Finding this information is not complicated, though Baltimore’s campaign finance monitoring system is deeply insufficient. Many of the members of Baltimore’s government fail to file their finance reports properly, and often the reports that are filed don’t manage being digitized, so the citizens of Baltimore are left without an immediate solution and must resort to bulky requests directly to the Board of Elections. However, what is available can be found here.
What did they sacrifice for that money and how willing are they to bite the hand that feeds them?
There’s incredibly valuable information within the reports of those politicians who have properly filed, such as, for one shocking but important example, the sizeable contribution made by the Fraternal Order of Police to the 2014 campaign of hero-of-the-day States’ Attorney Marilyn Mosby.
It was a well-known political practice, before Citizens United removed all the boundaries on political donations, to have many employees of a firm donate sizeable sums and then reimburse such donations through year-end “performance bonuses” or, for smaller businesses and developers, to simply donate through family and friends and reimburse materially the out-of-pocket costs. This complicates the search, but you can cross-reference the reports you find with, say, the names of the corporate leadership of T. Rowe Price or the names of the Partners and Associates at Venable LLP, or the names of friends and LLCs of major developers to see which firms are quietly investing in the city’s future.
It shouldn’t be surprising that politicians are taking money from major businesses. It’s part of the political game. And it’s even alright that they’re opportunistically using the riots to make their political careers: many of these people believe in using their political position to make positive change for their city. But if they’ve taken donations from these groups, it’s worth asking what they sacrificed for that money, and just how willing they are to bite the hand that feeds them and act against the interests of major developers and businesses.
Give your elected officials no quarter if they are taking money from and supporting white supremacist systemic interests
There is greatness in Baltimore, something worth believing in. But the people who make this city great are not those sitting in City Hall or the State House or even Congress. In fact, the best of this city are actively fighting against them, from combating environmental racism to building para-state childcare facilities to engaging in academic activism. If you’re tempted to help in Baltimore City, don’t do it by working a campaign or donating to a politician or a redevelopment effort by some big public figure with dirty connections. Go direct to the source: ask the activists in the City how you can help. They’ve been fighting every day for decades with zero budget and they know the city in a way the politicians and institutions never will.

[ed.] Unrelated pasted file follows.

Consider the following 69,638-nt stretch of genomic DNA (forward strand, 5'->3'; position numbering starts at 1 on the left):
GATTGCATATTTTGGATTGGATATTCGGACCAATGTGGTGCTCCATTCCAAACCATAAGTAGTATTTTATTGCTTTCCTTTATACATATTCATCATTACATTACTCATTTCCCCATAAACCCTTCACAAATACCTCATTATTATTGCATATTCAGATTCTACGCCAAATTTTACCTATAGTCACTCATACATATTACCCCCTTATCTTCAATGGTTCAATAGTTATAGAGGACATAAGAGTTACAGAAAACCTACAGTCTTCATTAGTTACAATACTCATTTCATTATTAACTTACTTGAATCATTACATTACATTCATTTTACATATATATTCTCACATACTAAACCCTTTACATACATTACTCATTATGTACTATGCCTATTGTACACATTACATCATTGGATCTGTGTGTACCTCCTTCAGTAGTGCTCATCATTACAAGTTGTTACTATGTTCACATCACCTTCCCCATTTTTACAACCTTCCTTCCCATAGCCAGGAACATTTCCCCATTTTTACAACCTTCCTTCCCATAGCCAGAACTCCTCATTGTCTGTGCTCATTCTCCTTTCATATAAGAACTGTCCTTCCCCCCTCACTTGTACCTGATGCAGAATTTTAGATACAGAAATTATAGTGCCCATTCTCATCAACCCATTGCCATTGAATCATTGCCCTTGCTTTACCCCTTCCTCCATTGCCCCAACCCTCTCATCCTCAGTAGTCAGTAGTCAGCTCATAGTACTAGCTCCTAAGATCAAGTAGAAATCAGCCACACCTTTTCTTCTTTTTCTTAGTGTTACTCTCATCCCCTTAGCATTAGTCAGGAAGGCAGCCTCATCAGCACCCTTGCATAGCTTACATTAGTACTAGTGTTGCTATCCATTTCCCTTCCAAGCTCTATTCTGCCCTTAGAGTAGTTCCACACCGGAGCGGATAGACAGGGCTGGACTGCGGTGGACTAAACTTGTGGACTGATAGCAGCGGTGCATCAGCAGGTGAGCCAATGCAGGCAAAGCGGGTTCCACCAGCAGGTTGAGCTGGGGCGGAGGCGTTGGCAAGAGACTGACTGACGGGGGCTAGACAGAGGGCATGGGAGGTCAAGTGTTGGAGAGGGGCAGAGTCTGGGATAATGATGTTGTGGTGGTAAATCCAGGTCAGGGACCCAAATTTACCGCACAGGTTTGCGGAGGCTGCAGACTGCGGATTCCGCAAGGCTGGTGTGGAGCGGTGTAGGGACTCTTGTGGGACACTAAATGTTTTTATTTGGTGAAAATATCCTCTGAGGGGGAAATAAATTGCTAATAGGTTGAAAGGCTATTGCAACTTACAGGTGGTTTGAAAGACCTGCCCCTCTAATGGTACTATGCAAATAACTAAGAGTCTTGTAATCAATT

And change is happening: The protests are the reason State’s Attorney Mosby charged those officers with murder. The protests are the only reason a bill to restore voting rights to 40,000 formerly-incarcerated citizens, 65% of them black, got pushed through the Maryland state legislature last month, though it got vetoed in the end by the Governor. These are baby steps. The Baltimore Uprising can’t end in the streets. It must continue on every level, past the elections in April, and incorporate itself into the core of the city’s governance structure.
Baltimore’s future is not going to be changed by community figureheads acting as political apparatchiks for the moneyed and well-armed interests that until last month quietly ran the City. Give your elected officials no quarter if they are taking money from and supporting white supremacist systemic interests. Now you know how to find out if they are.
Update: Three days after The Leveller released this article, The Baltimore Sun reports that the campaign of Mayor Rawlings-Blake and Martin Lawyer Associates have ended their 8-year-long partnership. As the funnel of political finance becomes yet more secretive, we must now be even more vigilant and aware of who the big players are supporting in 2016.
Image: Keith Allison
The Money Trail of Baltimore’s White Supremacist Politics by Zachary Gallant is licensed under a Creative Commons Attribution-NonCommercial 4.0 International License.